Should you have a business succession plan?
If you own a business, the answer is yes.
When you’re building and running a business, thoughts of selling it or passing it on to others are often far from your mind. However, that day will eventually arrive and, as in all business matters, the earlier you plan the more successful the transfer will be.
Business succession planning is really an extension of your personal estate planning but with a focus on the future operations of your business.
Planning for retirement, planning for your heirs and employees upon your death, and planning for the person who takes over the reins of your business are closely tied together. However, your planning objectives in each of these situations may be different.
What is a business succession plan?
A business succession plan determines how your business will be transferred to others and outlines the steps necessary to prepare for the transition.
The plan affects you, your family, employees, clients, suppliers, creditors and others. A good succession plan ensures that your wishes will be carried out if you should die suddenly or can no longer run your business due to illness or disabling injury. It can also help you ease into retirement or provide a retirement income.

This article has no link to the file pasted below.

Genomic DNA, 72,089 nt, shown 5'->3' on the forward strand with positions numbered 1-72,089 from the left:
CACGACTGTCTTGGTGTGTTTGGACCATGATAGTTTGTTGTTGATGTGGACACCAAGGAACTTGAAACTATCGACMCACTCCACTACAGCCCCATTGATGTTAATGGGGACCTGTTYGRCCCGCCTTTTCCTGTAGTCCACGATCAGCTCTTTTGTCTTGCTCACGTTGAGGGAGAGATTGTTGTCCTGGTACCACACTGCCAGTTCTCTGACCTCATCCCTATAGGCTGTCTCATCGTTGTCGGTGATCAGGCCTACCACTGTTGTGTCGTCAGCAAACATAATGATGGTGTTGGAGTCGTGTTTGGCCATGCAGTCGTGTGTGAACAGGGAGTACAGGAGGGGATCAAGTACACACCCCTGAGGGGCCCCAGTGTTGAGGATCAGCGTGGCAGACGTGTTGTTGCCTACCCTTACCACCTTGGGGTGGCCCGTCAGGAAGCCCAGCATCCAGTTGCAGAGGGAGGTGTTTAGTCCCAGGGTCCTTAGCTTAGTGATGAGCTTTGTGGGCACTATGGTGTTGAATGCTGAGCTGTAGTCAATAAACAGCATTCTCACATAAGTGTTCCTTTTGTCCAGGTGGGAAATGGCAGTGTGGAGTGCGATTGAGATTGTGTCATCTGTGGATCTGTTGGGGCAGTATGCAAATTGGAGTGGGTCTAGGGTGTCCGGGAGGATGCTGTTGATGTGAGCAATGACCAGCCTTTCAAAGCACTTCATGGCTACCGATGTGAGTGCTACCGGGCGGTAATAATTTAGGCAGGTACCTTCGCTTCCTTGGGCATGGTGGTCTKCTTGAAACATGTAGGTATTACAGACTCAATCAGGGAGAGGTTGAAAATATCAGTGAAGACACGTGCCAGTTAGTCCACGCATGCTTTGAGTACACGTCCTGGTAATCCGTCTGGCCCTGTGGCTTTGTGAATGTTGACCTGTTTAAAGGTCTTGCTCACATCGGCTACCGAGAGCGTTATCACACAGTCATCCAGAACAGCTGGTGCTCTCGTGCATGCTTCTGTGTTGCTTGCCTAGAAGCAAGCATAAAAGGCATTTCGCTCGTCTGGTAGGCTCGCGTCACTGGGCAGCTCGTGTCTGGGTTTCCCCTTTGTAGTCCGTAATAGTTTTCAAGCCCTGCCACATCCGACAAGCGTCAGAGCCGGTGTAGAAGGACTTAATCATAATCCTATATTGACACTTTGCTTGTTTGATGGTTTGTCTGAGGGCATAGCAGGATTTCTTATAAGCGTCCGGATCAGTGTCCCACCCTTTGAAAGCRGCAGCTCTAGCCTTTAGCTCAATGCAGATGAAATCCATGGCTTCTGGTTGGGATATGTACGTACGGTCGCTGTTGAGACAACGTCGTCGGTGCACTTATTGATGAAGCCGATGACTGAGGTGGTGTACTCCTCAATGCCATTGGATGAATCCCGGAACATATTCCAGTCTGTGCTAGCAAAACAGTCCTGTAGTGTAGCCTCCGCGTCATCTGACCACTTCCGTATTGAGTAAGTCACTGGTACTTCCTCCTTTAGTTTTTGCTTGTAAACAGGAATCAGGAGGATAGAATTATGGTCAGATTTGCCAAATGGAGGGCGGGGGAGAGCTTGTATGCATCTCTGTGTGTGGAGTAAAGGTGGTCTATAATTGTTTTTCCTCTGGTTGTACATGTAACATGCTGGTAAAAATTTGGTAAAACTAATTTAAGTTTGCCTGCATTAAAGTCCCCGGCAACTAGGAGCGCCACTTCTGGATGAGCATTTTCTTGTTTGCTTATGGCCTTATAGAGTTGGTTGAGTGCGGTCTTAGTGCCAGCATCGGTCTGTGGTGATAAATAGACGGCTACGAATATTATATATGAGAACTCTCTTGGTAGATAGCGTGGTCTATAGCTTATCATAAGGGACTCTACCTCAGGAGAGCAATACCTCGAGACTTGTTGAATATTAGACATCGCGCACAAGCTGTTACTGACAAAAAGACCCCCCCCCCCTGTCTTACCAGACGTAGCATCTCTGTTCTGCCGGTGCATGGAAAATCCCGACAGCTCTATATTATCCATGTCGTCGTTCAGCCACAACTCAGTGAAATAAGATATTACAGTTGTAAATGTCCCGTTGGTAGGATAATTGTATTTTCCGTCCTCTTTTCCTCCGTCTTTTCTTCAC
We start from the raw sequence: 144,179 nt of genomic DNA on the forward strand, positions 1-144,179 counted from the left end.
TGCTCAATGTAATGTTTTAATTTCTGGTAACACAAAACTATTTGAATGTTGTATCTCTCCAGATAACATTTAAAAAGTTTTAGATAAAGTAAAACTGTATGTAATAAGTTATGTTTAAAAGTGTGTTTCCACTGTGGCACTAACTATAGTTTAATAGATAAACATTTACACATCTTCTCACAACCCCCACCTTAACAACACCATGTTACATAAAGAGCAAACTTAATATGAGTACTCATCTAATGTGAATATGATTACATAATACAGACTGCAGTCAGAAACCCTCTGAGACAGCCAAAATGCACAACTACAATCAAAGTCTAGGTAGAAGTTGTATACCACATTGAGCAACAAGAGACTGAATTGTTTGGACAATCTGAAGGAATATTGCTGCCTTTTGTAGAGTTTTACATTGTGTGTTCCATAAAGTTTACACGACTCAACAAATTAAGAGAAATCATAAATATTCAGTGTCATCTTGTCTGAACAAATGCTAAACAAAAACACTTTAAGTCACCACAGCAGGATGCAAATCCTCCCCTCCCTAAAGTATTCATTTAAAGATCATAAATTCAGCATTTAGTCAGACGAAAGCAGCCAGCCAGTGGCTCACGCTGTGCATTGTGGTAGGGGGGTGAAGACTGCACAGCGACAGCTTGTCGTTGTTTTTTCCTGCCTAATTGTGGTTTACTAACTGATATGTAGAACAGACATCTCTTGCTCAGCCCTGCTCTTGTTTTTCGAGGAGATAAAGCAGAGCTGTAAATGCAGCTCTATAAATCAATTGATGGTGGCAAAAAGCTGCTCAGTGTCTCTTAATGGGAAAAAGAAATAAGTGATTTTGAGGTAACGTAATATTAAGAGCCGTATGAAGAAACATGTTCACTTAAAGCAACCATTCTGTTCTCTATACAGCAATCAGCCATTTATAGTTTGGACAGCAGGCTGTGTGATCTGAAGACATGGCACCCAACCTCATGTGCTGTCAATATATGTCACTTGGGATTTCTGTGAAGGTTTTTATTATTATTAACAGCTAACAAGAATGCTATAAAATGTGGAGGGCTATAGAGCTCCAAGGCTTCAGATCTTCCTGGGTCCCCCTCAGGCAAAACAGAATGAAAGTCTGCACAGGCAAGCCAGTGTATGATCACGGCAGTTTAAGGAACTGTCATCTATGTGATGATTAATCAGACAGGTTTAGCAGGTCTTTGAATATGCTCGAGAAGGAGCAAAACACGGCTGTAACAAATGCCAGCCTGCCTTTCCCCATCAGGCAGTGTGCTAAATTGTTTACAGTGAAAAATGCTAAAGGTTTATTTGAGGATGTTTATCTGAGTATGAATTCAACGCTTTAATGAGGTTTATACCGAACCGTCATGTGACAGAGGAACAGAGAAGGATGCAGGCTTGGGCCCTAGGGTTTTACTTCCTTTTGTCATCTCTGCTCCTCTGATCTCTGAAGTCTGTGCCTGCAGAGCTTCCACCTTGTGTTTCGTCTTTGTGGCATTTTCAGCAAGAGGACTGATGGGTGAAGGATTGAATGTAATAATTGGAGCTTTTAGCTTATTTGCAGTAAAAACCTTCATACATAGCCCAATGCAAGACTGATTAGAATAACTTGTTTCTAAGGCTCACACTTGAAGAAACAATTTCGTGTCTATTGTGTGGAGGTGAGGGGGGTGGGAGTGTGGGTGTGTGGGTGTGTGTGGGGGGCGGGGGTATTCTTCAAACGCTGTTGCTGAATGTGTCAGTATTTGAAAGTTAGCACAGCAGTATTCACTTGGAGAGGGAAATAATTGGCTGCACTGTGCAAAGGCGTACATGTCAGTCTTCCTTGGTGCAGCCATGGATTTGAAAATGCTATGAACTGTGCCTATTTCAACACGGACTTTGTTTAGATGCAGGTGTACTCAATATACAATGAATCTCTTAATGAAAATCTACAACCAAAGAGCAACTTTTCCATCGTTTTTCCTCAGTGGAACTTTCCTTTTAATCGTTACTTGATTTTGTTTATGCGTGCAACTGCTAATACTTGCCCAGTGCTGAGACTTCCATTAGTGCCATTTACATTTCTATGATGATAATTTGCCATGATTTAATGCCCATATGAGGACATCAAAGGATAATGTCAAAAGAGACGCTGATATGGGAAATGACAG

There’s no way to guarantee your good health. However, you can take steps to prevent a death or disability from harming or even destroying your business by setting up a properly funded Buy-Sell Agreement.
You can’t guarantee the continued good health of your employees, but insurance on the lives of your company’s key people can help prevent an unexpected loss from financially harming or even destroying the business that you have built with the help of these valuable employees. Key Person Insurance is a vital part of your Business Succession plan.
Planning for unforeseen events
It is just not practical to undertake a succession plan for your business without considering the possibility of a disability or your early demise, either while you still own the business or when you are retired but still involved to some degree. Thinking about succession planning requires asking some tough questions.
- When I die, how will I divide my estate amongst my family in a way that is fair and equitable to all?
- Who will take over control of my business?
- What other assets do I have and who will receive them?
- How much control over the business do I want to retain when I retire?
- When will I release control completely?
- Where will the money come from to fund the purchase of my business and fund my retirement?
- How will my family retain their standard of living when I die or if I become disabled?
- How will I ensure my business continues to run smoothly?
Changes in life stages such as marriage, death, or divorce can all impact the business succession plan you create. Review your plan regularly and amend it for any changes in your situation or goals over time.